Ah, but back to Abraham’s journey. Many generations of Jews before us have noticed the lack of a definite destination in God's command to Abraham to take leave; nothing more specific than “The land that I will show you.” They also noticed that life, too, is a kind of journey, and that we are constantly "going forth," and that, like Abraham, even when we think we know the destination, the journey is often filled with detours and surprises.
"How did I get here" is a question that most of us will find ourselves asking repeatedly, even many times over the course of a lifetime. Indeed, sometimes we will ask ourselves that question multiple times in the same day! Sometimes we will ask that question as individuals and sometimes we will ask it as a society, or as a nation. How did we get here? And perhaps even more importantly, now that we are here, what are we to do, and where are we called upon to go next?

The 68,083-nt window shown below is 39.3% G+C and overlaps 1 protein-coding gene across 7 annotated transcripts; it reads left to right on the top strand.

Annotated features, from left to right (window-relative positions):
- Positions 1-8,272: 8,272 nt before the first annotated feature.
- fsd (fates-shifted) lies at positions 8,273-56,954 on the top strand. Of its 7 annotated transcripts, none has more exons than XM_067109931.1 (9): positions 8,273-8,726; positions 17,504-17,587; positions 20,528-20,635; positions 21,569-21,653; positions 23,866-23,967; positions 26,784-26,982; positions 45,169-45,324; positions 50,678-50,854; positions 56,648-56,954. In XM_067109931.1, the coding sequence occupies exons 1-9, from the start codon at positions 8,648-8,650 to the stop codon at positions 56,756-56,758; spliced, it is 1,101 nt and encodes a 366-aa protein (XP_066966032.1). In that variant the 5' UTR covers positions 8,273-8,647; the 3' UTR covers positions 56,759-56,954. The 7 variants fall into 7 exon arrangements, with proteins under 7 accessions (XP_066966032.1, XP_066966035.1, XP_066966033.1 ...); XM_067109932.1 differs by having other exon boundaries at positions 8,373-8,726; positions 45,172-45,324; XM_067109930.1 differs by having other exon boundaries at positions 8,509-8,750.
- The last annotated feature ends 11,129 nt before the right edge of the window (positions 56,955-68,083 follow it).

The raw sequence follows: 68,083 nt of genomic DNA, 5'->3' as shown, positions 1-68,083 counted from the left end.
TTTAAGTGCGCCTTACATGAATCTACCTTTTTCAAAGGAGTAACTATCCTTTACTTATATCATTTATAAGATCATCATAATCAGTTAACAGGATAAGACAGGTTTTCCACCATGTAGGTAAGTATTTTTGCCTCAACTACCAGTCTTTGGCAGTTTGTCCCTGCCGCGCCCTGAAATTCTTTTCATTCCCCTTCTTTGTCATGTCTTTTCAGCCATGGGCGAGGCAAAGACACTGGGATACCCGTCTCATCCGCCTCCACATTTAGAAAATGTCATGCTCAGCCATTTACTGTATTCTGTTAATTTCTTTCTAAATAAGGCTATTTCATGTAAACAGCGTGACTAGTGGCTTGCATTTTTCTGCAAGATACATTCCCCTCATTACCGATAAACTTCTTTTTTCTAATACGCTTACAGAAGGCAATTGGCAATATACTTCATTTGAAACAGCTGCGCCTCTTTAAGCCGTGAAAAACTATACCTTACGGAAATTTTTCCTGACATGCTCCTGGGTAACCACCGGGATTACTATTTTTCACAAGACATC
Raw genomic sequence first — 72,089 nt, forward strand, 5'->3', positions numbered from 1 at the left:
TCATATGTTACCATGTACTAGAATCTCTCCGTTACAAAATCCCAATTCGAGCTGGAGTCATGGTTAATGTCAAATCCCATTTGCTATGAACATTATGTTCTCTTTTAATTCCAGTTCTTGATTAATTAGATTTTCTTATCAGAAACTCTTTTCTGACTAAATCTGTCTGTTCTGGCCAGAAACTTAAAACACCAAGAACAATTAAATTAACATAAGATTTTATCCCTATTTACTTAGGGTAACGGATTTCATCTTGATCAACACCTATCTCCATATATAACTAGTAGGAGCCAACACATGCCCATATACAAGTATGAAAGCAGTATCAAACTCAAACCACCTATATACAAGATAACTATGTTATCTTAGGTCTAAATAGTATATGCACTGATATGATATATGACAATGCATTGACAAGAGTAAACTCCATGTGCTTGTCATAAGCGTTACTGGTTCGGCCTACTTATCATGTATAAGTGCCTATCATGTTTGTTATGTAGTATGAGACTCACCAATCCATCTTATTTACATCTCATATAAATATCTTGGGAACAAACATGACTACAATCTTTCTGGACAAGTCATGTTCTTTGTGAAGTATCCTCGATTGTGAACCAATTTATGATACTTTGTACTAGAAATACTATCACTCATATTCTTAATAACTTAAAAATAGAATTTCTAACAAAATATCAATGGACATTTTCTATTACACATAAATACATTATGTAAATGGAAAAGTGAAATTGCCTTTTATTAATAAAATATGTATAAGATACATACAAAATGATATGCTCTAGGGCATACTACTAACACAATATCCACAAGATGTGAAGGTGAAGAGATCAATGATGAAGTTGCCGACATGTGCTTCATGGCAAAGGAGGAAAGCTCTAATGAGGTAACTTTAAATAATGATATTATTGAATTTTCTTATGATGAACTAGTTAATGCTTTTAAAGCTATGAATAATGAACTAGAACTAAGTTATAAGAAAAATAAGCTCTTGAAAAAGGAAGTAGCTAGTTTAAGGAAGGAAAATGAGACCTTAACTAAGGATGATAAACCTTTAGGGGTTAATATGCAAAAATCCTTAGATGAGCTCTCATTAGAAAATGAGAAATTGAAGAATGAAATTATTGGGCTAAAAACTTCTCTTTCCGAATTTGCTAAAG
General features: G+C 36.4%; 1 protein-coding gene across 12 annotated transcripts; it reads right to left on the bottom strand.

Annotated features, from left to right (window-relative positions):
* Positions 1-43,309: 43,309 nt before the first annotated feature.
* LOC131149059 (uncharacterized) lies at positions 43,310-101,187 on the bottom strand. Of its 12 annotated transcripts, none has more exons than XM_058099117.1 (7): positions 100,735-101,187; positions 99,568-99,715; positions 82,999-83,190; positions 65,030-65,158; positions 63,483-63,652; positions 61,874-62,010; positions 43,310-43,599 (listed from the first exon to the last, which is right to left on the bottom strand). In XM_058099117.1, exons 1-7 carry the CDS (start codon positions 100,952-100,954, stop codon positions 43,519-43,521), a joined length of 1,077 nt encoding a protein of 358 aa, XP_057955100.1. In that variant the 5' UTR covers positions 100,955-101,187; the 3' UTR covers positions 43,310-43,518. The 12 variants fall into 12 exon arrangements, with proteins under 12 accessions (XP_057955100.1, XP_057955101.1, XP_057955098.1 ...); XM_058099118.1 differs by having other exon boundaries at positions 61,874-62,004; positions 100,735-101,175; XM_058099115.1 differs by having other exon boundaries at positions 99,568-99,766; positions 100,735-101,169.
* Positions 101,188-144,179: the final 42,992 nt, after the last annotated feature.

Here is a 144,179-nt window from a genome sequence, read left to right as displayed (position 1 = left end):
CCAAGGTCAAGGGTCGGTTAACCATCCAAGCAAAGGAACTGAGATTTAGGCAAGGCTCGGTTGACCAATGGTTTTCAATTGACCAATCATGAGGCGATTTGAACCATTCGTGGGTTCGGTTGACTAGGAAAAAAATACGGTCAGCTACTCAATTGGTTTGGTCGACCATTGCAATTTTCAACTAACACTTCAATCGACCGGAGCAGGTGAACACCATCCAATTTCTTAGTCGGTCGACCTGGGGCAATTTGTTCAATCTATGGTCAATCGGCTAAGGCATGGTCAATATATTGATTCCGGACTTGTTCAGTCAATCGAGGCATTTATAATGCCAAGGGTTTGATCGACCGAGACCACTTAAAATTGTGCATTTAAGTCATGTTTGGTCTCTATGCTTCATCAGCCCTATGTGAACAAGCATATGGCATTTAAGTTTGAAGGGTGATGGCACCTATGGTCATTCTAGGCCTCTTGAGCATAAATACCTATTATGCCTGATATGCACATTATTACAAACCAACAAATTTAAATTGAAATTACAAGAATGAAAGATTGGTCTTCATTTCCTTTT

The Torah itself doesn't actually tell us very much at all about what transpired during Abraham's journey to this mysterious, unspecified destination. So the rabbis, as they often do, speculated about some of the experiences that Abraham might have had along the way. In a fairly famous midrash – that genre of classic Jewish literature that a clever student of mine once called "ancient rabbinic fan fiction"– our sages tell the following story. It's one of a number of "how Abraham discovered God" stories that the rabbis tell, filling in a biographical back story for Abraham that the Torah doesn't give us.
From Bereshit Rabbah: